A debut primer to tackling high blood pressure within one month covers everything from nutrition to spirituality.
This work is a joint undertaking by DeRose, Steinke (both physicians with Master of Public Health degrees), and nurse practitioner Li. The authors have made the slightly unusual choice to speak through a single first-person voice, thereby amalgamating their many years of experience. High blood pressure is known as a “silent killer,” they remark, earning comparatively little media attention even though it “wreaks far more havoc worldwide than do all natural disasters combined.” For instance, it can have devastating effects on eye and kidney health and puts sufferers at increased risk of heart disease. The “NO PRESSURE” mnemonic offers 10 straightforward strategies for tackling hypertension; even small changes made in a few of the areas over the book’s one-month time scale can make a big difference, the authors insist. They emphasize the importance of developing a realistic plan and getting help from an accountability partner. The worksheets at the end of each chapter allow readers to set individualized goals. The book also gives pithy, anonymized case studies of patients with whom the authors have worked, which provide helpful models. Lucid layperson’s explanations and frequent figures, such as a diagram displaying heart anatomy and a chart showing good sources of magnesium, serve to both break up and illustrate the text. The book’s core chapters reflect a dedication to holistic approaches to health, with social connectedness, stress management, and spirituality getting as much attention as diet, exercise, and sleep. Surprisingly, a whole chapter is devoted to beverages (choosing water over alcohol, caffeine, and soft drinks). Were it not for the mnemonic, this could surely just be a subsection in the nutrition chapter. The one slight misstep is in the chapter on spirituality, in which the authors draw well-being messages from the Beatitudes in the New Testament. Generic messages about humility and forgiveness are applicable, but it seems inappropriate to use one faith’s tenets as a framework. In general, though, the guide delivers plenty of good advice and intriguing facts, clearly conveyed. Did you know the vegan diet was naturally cholesterol-free? Now you do.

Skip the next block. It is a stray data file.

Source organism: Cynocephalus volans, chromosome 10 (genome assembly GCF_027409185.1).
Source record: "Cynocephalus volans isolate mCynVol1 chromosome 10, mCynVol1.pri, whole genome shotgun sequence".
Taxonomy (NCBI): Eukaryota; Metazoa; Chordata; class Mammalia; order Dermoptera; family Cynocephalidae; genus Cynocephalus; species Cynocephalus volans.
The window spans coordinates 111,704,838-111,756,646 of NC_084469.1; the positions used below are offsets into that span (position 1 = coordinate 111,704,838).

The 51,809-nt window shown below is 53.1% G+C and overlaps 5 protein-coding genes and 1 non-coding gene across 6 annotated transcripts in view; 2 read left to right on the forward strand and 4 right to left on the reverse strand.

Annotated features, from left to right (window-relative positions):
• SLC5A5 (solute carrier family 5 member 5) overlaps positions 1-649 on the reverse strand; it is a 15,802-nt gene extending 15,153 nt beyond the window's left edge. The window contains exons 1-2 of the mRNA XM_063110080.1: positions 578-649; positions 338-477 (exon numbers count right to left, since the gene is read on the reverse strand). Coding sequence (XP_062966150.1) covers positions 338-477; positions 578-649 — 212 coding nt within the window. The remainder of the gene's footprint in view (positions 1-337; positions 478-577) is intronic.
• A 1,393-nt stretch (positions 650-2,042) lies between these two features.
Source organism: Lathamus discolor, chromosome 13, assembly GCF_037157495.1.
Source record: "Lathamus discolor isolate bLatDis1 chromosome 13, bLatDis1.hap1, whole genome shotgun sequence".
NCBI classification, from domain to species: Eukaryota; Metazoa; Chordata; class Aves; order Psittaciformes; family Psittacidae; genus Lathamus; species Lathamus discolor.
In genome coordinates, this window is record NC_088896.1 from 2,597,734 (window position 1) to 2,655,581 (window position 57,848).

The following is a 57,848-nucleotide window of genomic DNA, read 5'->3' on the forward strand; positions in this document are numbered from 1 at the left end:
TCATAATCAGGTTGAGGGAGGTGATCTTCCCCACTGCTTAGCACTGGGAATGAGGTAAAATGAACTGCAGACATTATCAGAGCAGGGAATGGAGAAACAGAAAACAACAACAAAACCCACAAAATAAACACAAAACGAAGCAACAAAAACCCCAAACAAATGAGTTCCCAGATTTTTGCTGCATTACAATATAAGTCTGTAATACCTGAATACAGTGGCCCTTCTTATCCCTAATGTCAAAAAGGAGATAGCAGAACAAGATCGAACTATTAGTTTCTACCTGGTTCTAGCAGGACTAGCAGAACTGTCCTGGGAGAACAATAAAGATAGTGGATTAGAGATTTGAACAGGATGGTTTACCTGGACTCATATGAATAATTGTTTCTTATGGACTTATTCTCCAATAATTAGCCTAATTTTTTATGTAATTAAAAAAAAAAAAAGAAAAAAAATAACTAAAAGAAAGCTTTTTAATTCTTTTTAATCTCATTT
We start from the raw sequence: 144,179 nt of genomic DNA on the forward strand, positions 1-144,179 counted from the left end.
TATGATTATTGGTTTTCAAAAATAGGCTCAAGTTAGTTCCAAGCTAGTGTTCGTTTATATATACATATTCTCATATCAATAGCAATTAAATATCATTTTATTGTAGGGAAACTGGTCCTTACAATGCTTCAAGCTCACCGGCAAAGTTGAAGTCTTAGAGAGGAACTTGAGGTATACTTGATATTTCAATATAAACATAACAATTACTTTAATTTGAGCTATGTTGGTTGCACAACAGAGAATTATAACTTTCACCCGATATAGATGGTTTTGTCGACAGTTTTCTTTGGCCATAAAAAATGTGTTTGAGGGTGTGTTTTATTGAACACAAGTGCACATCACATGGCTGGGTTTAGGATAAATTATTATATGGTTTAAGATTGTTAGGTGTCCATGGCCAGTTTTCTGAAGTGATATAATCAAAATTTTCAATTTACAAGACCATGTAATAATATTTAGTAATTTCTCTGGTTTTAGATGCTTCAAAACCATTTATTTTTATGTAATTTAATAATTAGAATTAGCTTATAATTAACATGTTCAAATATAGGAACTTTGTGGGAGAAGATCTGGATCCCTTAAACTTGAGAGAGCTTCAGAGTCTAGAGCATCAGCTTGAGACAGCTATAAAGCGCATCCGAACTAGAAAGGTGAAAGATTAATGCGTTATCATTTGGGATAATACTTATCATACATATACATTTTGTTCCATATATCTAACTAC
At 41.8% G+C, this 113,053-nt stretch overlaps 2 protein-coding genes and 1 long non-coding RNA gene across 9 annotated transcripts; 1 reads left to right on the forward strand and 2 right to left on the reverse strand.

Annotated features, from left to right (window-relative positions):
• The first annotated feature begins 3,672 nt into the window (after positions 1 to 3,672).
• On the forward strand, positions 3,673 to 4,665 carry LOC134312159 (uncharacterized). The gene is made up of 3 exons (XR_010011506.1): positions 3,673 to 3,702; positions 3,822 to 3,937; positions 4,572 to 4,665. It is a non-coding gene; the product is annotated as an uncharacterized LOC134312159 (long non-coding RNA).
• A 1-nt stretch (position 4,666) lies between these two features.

A useful health companion that focuses on hypertension.